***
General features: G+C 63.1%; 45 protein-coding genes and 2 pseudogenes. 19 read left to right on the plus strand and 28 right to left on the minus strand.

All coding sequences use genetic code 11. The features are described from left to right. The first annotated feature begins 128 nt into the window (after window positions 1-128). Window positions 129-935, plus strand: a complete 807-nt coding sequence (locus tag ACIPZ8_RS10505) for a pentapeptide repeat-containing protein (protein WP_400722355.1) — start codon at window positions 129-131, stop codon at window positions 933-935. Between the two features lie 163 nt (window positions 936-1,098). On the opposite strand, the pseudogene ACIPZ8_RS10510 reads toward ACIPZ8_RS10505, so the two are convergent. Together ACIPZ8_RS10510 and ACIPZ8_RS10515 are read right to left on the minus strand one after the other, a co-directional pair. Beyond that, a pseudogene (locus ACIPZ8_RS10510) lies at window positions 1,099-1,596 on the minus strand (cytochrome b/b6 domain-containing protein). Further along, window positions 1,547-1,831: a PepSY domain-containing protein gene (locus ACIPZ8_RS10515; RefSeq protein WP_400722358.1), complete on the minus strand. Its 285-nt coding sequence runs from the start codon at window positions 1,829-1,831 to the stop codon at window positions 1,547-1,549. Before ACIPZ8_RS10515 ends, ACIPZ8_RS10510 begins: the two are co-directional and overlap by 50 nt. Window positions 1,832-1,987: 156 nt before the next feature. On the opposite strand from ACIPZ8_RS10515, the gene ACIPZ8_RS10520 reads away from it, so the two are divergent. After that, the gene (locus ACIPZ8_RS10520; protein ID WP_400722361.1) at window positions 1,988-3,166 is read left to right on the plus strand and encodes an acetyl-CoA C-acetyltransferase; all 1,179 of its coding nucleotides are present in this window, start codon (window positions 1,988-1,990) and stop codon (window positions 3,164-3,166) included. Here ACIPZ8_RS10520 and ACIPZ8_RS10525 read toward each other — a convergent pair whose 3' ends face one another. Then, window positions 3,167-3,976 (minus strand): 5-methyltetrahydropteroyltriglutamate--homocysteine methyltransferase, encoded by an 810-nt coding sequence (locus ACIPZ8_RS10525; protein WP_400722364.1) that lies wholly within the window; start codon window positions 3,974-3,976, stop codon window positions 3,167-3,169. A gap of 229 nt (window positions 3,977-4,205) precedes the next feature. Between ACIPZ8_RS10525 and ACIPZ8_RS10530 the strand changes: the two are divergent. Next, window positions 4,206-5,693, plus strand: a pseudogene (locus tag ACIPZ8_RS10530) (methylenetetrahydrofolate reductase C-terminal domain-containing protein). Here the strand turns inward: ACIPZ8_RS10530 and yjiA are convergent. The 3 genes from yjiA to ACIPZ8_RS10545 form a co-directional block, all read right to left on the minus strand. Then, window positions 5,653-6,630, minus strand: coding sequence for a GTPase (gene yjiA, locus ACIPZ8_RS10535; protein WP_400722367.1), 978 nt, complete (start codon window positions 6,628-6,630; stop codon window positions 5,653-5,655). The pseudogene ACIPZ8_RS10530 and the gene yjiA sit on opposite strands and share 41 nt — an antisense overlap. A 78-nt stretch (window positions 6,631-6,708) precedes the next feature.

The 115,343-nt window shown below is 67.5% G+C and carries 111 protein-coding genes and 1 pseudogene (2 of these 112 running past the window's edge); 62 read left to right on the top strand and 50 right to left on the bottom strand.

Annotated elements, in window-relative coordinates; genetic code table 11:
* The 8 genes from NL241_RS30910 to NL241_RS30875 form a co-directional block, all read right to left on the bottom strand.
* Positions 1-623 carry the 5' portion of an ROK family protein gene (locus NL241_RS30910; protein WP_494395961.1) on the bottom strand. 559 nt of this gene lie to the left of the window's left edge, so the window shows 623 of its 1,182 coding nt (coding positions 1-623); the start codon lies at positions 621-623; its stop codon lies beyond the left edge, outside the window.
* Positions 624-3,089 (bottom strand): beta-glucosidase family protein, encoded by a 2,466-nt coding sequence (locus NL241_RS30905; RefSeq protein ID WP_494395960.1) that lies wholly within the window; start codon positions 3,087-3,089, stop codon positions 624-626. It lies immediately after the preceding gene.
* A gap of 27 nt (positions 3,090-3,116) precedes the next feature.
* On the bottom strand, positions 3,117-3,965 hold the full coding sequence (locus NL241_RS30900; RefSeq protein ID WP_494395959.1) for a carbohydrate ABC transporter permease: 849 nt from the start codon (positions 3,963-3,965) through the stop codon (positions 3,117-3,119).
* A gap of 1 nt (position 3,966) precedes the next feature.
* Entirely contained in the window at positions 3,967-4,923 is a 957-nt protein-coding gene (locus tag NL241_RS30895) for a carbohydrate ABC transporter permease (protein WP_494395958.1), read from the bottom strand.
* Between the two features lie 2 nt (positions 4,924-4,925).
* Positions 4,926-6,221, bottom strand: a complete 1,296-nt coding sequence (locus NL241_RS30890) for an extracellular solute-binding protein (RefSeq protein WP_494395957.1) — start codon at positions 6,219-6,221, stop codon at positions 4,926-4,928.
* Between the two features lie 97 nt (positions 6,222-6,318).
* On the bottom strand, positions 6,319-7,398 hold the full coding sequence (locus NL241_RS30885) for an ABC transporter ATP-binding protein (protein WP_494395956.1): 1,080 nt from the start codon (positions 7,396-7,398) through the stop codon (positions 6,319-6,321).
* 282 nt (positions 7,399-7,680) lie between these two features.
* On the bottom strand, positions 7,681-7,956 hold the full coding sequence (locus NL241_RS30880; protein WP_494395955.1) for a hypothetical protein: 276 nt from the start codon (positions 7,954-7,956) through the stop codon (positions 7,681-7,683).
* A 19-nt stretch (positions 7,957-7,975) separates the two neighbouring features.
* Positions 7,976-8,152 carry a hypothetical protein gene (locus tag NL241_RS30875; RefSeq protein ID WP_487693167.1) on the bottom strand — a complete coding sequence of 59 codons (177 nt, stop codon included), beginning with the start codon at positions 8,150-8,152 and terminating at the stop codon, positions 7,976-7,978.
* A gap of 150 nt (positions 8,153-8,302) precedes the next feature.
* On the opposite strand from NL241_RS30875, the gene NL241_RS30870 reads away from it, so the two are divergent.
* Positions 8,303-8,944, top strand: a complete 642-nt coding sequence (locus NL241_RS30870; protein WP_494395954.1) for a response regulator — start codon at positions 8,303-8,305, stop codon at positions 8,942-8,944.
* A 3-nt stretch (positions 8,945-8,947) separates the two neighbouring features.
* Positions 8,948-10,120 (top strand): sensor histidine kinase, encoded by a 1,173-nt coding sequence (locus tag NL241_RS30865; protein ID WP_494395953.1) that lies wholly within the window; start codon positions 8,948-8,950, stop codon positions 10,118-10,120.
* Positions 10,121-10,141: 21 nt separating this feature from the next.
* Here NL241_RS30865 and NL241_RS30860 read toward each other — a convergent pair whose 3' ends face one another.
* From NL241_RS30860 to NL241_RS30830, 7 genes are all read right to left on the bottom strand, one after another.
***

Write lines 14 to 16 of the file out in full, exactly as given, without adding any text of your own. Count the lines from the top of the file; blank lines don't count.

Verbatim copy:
* Between the two features lie 97 nt (positions 6,222-6,318).
* On the bottom strand, positions 6,319-7,398 hold the full coding sequence (locus NL241_RS30885) for an ABC transporter ATP-binding protein (protein WP_494395956.1): 1,080 nt from the start codon (positions 7,396-7,398) through the stop codon (positions 6,319-6,321).
* 282 nt (positions 7,399-7,680) lie between these two features.